Growth In The Educational Franchise Industry Brings New Opportunities For Parents And Children With Special Needs
"To get a good job, get a good education." How many millions of kids have heard that from a concerned parent? And in that simple statement lies boundless opportunity for educational and tutoring franchises worldwide.
Many companies offer educational, tutoring, and related supplemental services for advanced students, as well as remedial classes for those who lag behind. Some of the older, more familiar names include Sylvan Learning Centers (1979), Kumon (1958), and Kaplan (1938, not a franchise). Others include Huntington Learning Center, Tutor Doctor, Tutoring Club, C2 Educational Centers, and Oxford Learning Centers (Canada).
Other brands specialize in science (Mad Science, High Touch-High-Tech), math (Mathnasium), computers (Bits, Bytes & Bots Computer Adventures), languages (The Language Workshop for Children), art (Abrakadoodle)) sports and athletics (Mile High Karate, Gymboree, Kinderdance), business (YoungBiz), and even character (American Achievement Schools). These types of learning centers help kids stretch themselves in fun, challenging ways, beyond the usual school curriculum.
But what about kids with special educational needs? What about children with dyslexia, attention-deficit disorder (ADD/ADHD), autism, and other learning dysfunctions? With advances in brain research and learning, more children are being diagnosed as having "special needs." On the positive side, these same advances, along with others in pedagogy and computer-based tools, are allowing a systematization of teaching techniques for this growing population. And where there's a system, there's a franchise opportunity... in this case, to do well by doing good.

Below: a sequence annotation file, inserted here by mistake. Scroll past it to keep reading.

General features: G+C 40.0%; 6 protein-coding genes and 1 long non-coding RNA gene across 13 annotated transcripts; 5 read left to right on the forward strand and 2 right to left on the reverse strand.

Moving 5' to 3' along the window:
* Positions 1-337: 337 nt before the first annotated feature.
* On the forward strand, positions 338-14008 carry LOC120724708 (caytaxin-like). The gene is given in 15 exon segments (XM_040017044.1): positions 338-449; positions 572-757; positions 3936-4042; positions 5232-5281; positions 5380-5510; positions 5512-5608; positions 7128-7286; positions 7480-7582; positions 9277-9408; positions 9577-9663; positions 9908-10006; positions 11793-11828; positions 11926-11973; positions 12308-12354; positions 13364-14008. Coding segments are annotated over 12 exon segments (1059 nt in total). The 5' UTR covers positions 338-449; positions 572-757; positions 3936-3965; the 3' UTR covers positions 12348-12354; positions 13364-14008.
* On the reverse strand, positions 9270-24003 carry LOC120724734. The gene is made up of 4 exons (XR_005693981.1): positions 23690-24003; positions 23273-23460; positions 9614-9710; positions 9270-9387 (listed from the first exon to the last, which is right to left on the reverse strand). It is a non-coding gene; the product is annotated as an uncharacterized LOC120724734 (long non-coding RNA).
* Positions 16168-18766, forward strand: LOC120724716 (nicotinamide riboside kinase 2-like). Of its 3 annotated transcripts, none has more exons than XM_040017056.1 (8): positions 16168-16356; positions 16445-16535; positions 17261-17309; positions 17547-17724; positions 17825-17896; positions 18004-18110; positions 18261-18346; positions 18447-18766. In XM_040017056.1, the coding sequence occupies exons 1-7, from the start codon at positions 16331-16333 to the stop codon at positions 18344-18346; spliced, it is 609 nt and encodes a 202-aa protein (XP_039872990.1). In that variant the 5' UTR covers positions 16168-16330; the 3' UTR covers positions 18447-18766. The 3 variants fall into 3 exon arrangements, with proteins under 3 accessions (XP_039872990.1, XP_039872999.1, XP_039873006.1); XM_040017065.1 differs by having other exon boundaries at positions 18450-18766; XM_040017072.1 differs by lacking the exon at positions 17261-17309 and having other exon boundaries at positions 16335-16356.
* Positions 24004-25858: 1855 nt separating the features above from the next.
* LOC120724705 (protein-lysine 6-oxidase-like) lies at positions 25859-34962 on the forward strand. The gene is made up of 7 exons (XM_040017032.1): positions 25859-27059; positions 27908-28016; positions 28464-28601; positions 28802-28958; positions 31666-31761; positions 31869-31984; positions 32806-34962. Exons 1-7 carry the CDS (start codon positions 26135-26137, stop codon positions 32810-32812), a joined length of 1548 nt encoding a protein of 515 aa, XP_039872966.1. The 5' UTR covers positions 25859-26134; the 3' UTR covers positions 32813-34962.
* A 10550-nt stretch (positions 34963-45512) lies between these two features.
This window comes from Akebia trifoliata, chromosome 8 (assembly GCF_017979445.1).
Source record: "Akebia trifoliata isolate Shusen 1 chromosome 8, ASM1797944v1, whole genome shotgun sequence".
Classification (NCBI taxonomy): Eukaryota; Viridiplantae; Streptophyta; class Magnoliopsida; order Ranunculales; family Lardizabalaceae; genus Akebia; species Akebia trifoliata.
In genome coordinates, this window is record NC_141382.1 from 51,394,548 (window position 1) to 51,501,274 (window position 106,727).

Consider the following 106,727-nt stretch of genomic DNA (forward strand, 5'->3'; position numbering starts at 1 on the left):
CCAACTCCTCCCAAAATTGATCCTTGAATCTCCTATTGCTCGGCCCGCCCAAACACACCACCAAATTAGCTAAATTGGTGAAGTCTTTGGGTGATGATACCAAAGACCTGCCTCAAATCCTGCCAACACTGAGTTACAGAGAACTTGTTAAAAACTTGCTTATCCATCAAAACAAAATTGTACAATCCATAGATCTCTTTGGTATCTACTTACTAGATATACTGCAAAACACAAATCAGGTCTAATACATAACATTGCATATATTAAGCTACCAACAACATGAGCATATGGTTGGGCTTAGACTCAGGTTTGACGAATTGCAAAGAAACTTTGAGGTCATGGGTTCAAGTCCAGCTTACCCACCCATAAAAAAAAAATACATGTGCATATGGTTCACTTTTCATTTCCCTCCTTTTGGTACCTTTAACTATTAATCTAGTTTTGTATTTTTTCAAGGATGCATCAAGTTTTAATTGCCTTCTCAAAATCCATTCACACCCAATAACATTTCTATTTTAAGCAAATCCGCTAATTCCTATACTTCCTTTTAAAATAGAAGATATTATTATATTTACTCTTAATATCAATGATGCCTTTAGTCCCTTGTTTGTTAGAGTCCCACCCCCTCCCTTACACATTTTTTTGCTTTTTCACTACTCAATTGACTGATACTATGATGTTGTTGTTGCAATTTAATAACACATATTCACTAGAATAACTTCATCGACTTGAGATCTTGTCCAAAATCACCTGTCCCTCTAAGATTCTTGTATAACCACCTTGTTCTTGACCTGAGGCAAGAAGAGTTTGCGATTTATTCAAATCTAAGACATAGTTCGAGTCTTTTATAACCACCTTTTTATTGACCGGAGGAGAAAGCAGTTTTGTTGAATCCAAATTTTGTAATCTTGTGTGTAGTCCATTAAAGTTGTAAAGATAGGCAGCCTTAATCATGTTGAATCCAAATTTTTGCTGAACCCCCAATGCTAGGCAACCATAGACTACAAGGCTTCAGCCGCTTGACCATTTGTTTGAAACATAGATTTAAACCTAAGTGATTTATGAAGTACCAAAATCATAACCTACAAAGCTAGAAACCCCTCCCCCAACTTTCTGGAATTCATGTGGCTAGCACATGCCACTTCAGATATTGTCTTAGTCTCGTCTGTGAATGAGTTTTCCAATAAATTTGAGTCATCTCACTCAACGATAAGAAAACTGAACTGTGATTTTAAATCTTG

The Dyslexia Institutes of America (DIA) was founded in 1997 by Elaine B. Jett. With a doctorate in early childhood education, she recognized the prevalence of dyslexia in the children who came through the doors of her three Sylvan Learning Centers. And in 1999, she opened her first DIA center, in Springfield, Ill. According to the DIA, nearly one in five Americans is dyslexic—and that after graduation from its program, children function better in school. Some then enroll in academic programs, such as Huntington's or Sylvan's. Startup investment is $40,000 to $80,000.
Learning Rx opened its first commercial center in 2002 in Colorado Springs, and has 32 centers in 15 states. The company's focus is remediating the underlying problems of those with ADD/ADHD, dyslexia, and learning disabilities, through cognitive skills training. Learning Rx claims that its students gain an average of 4.6 years in reading skills in 24 weeks. Like many companies in this field, its services are not for children only. Many adults can benefit from the programs and services offered by Learning Rx and others. Startup is $80,000 to $125,000, depending on territory size.
Kumon, founded in 1958, also offers services for people with learning dysfunctions such as dyslexia, ADD, and autism.
It's not necessary to have a background in education to become involved in this field. According to Learning Rx, its franchisees are "a mix of numerous occupations, including sales, marketing, finance, real estate, administration, military, engineering, and education. The thing in common with everyone is the entrepreneurial spirit, their burning desire to be successful and have a business that leaves a positive impact on people's lives."
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